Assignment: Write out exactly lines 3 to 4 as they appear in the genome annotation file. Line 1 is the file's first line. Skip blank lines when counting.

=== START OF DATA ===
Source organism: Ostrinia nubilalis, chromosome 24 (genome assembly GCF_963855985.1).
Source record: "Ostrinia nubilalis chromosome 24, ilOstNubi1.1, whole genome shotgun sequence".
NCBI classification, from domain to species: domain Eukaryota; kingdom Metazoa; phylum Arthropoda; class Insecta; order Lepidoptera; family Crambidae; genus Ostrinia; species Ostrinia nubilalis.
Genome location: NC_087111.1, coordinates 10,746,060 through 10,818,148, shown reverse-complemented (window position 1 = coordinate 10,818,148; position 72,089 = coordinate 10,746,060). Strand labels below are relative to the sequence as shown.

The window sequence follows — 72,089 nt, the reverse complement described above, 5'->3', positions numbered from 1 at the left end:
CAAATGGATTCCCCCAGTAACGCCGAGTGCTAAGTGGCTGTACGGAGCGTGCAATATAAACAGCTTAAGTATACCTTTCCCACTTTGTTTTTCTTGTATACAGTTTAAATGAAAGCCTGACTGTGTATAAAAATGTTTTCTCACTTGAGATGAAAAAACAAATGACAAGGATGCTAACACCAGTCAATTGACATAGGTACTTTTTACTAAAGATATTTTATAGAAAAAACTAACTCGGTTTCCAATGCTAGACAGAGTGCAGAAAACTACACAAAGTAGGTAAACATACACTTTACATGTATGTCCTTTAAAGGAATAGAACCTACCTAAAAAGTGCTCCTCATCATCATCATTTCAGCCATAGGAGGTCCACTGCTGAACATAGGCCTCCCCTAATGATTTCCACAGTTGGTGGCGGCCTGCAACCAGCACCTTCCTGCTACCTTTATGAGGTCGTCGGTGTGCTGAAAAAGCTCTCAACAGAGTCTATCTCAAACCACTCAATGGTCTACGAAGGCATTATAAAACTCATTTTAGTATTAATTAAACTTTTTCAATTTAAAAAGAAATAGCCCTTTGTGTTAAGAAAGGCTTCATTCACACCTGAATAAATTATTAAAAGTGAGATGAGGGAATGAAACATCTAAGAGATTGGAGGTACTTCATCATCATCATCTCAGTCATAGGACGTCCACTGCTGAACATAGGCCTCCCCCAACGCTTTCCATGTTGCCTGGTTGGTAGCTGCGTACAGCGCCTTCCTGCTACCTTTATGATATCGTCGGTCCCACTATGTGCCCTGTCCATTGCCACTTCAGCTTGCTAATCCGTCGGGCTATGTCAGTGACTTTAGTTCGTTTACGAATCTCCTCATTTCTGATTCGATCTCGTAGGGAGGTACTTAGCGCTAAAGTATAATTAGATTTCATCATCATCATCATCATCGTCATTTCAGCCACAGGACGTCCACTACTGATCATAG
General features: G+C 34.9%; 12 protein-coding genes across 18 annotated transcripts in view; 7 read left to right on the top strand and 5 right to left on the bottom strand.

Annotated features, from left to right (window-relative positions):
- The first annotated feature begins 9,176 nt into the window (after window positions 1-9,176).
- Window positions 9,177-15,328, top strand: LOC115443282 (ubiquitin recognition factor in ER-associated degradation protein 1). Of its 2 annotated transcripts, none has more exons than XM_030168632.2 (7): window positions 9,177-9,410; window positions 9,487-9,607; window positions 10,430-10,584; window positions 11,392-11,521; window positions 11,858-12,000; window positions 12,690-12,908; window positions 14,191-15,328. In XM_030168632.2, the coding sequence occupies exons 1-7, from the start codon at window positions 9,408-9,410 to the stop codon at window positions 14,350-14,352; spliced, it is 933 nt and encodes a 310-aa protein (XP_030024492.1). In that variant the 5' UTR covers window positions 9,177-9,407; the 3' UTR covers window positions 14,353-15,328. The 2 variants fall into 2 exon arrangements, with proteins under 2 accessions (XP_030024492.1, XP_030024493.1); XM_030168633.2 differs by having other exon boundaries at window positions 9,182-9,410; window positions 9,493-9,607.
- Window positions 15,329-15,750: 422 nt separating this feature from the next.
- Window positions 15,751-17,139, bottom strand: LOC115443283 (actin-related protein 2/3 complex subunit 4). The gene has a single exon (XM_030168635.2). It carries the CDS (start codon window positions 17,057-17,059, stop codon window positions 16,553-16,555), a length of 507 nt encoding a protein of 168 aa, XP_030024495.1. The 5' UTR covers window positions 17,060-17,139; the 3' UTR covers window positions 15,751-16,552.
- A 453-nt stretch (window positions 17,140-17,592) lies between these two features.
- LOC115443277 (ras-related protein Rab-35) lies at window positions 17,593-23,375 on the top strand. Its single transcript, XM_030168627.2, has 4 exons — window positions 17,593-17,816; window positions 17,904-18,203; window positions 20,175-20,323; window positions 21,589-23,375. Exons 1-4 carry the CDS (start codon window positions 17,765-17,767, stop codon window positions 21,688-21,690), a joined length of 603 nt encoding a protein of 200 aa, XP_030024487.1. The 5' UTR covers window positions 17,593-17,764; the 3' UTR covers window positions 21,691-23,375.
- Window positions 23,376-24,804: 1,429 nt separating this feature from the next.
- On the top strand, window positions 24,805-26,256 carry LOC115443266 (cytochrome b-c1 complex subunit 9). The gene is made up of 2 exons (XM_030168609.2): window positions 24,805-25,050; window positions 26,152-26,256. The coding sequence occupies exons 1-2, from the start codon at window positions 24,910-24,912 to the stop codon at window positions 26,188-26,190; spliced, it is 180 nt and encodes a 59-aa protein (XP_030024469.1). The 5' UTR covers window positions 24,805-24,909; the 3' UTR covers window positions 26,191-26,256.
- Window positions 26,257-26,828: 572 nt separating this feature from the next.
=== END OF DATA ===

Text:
NCBI classification, from domain to species: domain Eukaryota; kingdom Metazoa; phylum Arthropoda; class Insecta; order Lepidoptera; family Crambidae; genus Ostrinia; species Ostrinia nubilalis.
Genome location: NC_087111.1, coordinates 10,746,060 through 10,818,148, shown reverse-complemented (window position 1 = coordinate 10,818,148; position 72,089 = coordinate 10,746,060). Strand labels below are relative to the sequence as shown.